Beginning runners worry about having the perfect stride, but a new study suggests that sticking with the way you naturally run — even if you’re inexperienced — is the most efficient option.
Scientists recruited 33 runners — some experienced and some beginner — to do a 20-minute treadmill run. The participants tried out five different stride rates while wearing masks that measured how much oxygen their bodies were using. By this measure, the body used oxygen most effectively when people were running naturally. The results were published in the International Journal of Exercise Science by scientists, professors at Brigham Young University, who are runners themselves. Jared Ward finished sixth in the marathon in the 2016 Olympics, while Iain Hunter is a consultant for USA Track and Field.
These results held true, regardless of running experience. The participants included 19 experienced runners who averaged at least 20 miles a week, and 14 inexperienced runners who never ran more than five miles a week. They tested out five different strides using a metronome that beeped whenever they should be hitting the ground. One of them was their natural stride, as well as strides that were 8 percent or 16 percent faster and slower.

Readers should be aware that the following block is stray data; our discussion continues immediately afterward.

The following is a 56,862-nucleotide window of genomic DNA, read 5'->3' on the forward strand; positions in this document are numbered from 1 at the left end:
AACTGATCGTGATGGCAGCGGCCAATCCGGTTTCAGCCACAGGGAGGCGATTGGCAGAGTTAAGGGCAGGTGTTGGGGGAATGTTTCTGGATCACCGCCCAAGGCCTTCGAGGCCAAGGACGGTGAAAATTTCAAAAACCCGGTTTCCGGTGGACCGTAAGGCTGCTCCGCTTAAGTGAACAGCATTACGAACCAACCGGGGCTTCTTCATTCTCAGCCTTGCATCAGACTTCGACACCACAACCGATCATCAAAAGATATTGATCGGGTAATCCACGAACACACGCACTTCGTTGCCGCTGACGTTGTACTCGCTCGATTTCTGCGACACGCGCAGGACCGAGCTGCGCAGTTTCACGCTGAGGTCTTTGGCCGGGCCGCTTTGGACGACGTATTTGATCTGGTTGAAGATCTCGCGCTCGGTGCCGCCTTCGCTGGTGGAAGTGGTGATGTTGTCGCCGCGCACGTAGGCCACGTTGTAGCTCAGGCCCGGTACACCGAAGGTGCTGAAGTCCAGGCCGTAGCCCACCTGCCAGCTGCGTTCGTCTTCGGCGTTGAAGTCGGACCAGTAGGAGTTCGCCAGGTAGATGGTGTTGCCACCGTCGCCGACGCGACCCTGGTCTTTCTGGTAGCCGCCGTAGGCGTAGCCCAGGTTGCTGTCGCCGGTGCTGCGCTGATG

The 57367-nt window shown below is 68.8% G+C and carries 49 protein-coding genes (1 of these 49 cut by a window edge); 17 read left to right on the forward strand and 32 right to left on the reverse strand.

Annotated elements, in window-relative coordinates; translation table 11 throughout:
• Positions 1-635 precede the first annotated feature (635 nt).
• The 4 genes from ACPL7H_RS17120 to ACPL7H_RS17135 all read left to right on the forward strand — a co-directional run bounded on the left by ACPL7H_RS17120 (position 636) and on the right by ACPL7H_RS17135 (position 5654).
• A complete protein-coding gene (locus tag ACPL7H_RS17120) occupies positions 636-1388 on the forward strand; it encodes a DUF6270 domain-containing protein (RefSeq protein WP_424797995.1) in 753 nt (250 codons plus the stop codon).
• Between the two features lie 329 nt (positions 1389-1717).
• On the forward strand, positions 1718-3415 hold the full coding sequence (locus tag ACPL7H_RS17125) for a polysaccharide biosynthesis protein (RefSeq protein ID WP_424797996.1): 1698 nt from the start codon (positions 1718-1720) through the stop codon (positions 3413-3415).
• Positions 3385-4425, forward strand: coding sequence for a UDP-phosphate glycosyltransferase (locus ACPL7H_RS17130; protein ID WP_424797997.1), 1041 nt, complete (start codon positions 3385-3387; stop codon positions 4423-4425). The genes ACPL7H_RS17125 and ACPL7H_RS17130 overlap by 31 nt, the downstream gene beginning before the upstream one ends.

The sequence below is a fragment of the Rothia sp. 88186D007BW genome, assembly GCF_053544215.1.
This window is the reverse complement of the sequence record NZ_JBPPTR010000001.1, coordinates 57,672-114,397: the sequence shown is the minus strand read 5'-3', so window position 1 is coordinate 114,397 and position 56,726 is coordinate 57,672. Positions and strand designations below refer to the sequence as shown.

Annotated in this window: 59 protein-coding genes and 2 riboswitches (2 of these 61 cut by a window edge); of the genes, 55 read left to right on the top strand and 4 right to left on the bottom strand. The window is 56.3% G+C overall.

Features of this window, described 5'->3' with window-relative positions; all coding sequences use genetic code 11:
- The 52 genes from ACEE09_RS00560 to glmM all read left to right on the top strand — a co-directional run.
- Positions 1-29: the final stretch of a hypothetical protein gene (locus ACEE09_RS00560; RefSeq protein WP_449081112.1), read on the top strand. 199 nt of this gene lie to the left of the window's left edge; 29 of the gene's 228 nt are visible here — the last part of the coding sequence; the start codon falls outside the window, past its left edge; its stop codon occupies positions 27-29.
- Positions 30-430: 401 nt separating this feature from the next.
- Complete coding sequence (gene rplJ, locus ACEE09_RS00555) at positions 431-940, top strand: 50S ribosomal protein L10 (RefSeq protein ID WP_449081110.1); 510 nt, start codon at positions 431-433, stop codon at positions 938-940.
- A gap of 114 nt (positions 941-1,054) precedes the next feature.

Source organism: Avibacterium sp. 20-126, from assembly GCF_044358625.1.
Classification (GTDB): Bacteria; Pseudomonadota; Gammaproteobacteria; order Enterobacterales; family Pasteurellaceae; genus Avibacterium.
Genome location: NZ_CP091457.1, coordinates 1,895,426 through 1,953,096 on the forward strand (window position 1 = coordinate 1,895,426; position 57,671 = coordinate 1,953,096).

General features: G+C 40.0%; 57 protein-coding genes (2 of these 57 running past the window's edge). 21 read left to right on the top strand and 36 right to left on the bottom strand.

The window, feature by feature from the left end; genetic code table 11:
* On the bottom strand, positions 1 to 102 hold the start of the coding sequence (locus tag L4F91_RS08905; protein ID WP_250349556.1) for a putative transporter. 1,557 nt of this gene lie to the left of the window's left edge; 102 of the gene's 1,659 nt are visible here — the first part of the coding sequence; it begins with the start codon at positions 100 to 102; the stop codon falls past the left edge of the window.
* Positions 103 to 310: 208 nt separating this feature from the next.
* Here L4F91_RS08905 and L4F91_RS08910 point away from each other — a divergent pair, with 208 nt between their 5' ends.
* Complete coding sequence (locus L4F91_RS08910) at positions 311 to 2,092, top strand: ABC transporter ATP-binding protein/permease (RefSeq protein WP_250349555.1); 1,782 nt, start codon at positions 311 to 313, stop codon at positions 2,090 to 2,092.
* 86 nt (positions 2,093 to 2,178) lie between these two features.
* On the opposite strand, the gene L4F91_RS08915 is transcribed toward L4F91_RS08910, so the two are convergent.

It’s important to emphasize that the researchers are measuring how “efficient” a certain stride — that is, which stride uses oxygen most effectively — and not necessarily how fast a certain stride it. Serious runners often go to gait coaches to help them learn to run in a way that makes them perform better. These different gaits might ultimately make them faster, even if their bodies aren’t expending energy as economically as possible. Still, it’s good to know that there’s at least one advantage to sticking to what comes easily.